The world of keyboardsMon Mar 05, 2012 00:58 (UTC -8)
I’ve used the Dvorak keyboard layout for a long time, but I never paid much attention to actual keyboard hardware until a few days ago, when I decided to make my next computer a desktop instead of a laptop.
Since I could choose any keyboard I wanted for my new computer, I figured, why not try to find an actual Dvorak keyboard? It would be a challenge: Dvorak typists are rare enough, and most who have a problem with old QWERTY staring them in the face seem to be content with rearranging or relabeling their keys. I’ve always just avoided looking at the mismatched letters—you’re supposed to watch the screen when you’re touch-typing anyway—but in doing so, I’ve felt like a second-class keyboard citizen.
The only company I was aware of that sold standard (non-ergonomic) keyboards with the Dvorak layout was Fentek. But several of their models aren’t hard-wired—deep down inside, and as far as your computer is concerned, they’re plain old QWERTY keyboards, with only the keycaps arranged (rearranged?) Dvorak-style. And Fentek declares some models, implicitly or otherwise, to be Mac-incompatible, which makes me doubt they’d work with Linux. (I asked Fentek in an e-mail, and they didn’t respond.)
Then I found out about Unicomp, the legal heir to IBM’s legendary Model M keyboard, the huge, heavy, archaic “clicky” keyboard that many people rave about and pine for to this day. Unicomp carries on the tradition of the Model M by turning out new ones in their Kentucky factory. They even let you customize your tank of a peripheral, offering an array of body styles, colors, and layouts—including Dvorak. You can also choose between the classic, clattering “buckling-spring” key switches and the mushy rubber-dome switches that are ubiquitous today.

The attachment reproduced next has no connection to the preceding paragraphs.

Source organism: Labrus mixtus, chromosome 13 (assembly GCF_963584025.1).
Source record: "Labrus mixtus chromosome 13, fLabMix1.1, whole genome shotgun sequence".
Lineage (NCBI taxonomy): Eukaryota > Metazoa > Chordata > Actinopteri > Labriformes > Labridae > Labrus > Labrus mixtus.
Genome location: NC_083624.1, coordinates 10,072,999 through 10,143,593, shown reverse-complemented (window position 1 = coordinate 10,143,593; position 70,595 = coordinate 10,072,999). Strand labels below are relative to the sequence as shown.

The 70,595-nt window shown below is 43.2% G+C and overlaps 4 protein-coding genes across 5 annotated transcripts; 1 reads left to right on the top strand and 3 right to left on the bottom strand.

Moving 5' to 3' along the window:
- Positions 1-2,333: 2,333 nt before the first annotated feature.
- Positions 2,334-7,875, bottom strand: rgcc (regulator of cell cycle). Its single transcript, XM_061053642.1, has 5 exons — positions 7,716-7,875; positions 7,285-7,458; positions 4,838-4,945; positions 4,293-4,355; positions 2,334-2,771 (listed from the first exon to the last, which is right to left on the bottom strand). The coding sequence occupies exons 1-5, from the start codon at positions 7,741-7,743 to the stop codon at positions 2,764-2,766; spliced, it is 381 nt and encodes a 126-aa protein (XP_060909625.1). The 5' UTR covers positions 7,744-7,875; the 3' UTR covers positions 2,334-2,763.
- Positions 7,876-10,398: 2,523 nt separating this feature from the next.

I don’t have much experience with the clickiness of the Model M. My dad is the proud owner of one specimen that’s probably about as old as I am, and in my limited experience, I’ve found it frustrating to type on. I remember feeling like I had to fight the thing in order to get words out. But now, after squinting at the blinding light of a million shimmering reviews that assert that the Model M’s mechanics are supremely comfortable and make you type faster too, I’ve begun to wonder whether I’m just wrong and everyone else is right.
So on Friday, one of my co-workers let me borrow his clicky keyboard for half a day. It’s a Rosewill RK-9000—a model of recent vintage for today’s discriminating typist—and while it doesn’t require as much force to type on as the Model M, it’s pretty damn loud. The Model M and its ancient brethren were intended to be noisy, as people accustomed to typewriters would expect. But today’s clicky keyboard holdouts prize the physical and auditory feedback that such a design provides. And I guess they feel like they’re really doing something if they make a lot of sound while they’re doing it.
Though I got partially accustomed to the feel (if not the sound) of a clicky keyboard during my several hours with one, I’m still not sure whether I’d want a buckling-spring Dvorak keyboard from Unicomp, which was originally what this whole thing was about anyway. I have, however, found this obsessively detailed Mechanical Keyboard Guide that explains the different kinds of mechanical switches that are out there. (The Rosewill RK-9000, it seems, has Cherry MX Blue switches, which activate with 50-60 centinewtons of force, less than the 60-65 cN that Unicomp’s buckling springs require.)
I might have accidentally turned myself into a keyboard nerd since I can never think of keyboards the same way again. And I have no clue what I want. Yes, I’ve heard of the blank Das Keyboard—it’s been recommended to me several times over the years as possibly a good keyboard for a Dvorak user—and now I happen to know that it comes with your choice of Cherry Blues or quieter Cherry Browns.
I need some help here. Life was so much simpler before I wanted a new keyboard.
mental_floss asks: What’s the Difference Between Ketchup and Catsup? Nothing, it turns out, and you can find out way more than you ever wanted to know about ketchup.